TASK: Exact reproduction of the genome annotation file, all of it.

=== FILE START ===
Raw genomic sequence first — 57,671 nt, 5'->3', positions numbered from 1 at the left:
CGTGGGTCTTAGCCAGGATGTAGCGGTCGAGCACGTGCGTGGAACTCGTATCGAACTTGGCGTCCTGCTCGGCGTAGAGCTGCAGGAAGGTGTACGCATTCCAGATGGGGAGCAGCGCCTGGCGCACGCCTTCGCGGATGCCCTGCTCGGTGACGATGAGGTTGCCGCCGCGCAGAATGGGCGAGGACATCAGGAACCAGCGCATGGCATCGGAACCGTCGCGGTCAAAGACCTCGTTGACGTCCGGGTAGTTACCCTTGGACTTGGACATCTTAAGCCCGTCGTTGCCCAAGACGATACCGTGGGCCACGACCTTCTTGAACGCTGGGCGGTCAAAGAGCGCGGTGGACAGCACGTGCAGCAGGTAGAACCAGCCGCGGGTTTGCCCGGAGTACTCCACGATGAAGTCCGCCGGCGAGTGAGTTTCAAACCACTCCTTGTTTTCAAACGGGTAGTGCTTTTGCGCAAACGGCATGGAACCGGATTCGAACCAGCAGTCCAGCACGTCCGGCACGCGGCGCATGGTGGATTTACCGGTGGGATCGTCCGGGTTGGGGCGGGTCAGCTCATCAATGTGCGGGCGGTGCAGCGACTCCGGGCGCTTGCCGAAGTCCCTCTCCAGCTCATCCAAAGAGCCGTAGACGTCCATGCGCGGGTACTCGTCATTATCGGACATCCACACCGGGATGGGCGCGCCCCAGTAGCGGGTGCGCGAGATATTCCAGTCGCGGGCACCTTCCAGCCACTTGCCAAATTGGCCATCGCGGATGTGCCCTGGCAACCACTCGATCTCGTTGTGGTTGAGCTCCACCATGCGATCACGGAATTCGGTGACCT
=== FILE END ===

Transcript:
Raw genomic sequence first — 57,671 nt, 5'->3', positions numbered from 1 at the left:
CGTGGGTCTTAGCCAGGATGTAGCGGTCGAGCACGTGCGTGGAACTCGTATCGAACTTGGCGTCCTGCTCGGCGTAGAGCTGCAGGAAGGTGTACGCATTCCAGATGGGGAGCAGCGCCTGGCGCACGCCTTCGCGGATGCCCTGCTCGGTGACGATGAGGTTGCCGCCGCGCAGAATGGGCGAGGACATCAGGAACCAGCGCATGGCATCGGAACCGTCGCGGTCAAAGACCTCGTTGACGTCCGGGTAGTTACCCTTGGACTTGGACATCTTAAGCCCGTCGTTGCCCAAGACGATACCGTGGGCCACGACCTTCTTGAACGCTGGGCGGTCAAAGAGCGCGGTGGACAGCACGTGCAGCAGGTAGAACCAGCCGCGGGTTTGCCCGGAGTACTCCACGATGAAGTCCGCCGGCGAGTGAGTTTCAAACCACTCCTTGTTTTCAAACGGGTAGTGCTTTTGCGCAAACGGCATGGAACCGGATTCGAACCAGCAGTCCAGCACGTCCGGCACGCGGCGCATGGTGGATTTACCGGTGGGATCGTCCGGGTTGGGGCGGGTCAGCTCATCAATGTGCGGGCGGTGCAGCGACTCCGGGCGCTTGCCGAAGTCCCTCTCCAGCTCATCCAAAGAGCCGTAGACGTCCATGCGCGGGTACTCGTCATTATCGGACATCCACACCGGGATGGGCGCGCCCCAGTAGCGGGTGCGCGAGATATTCCAGTCGCGGGCACCTTCCAGCCACTTGCCAAATTGGCCATCGCGGATGTGCCCTGGCAACCACTCGATCTCGTTGTGGTTGAGCTCCACCATGCGATCACGGAATTCGGTGACCT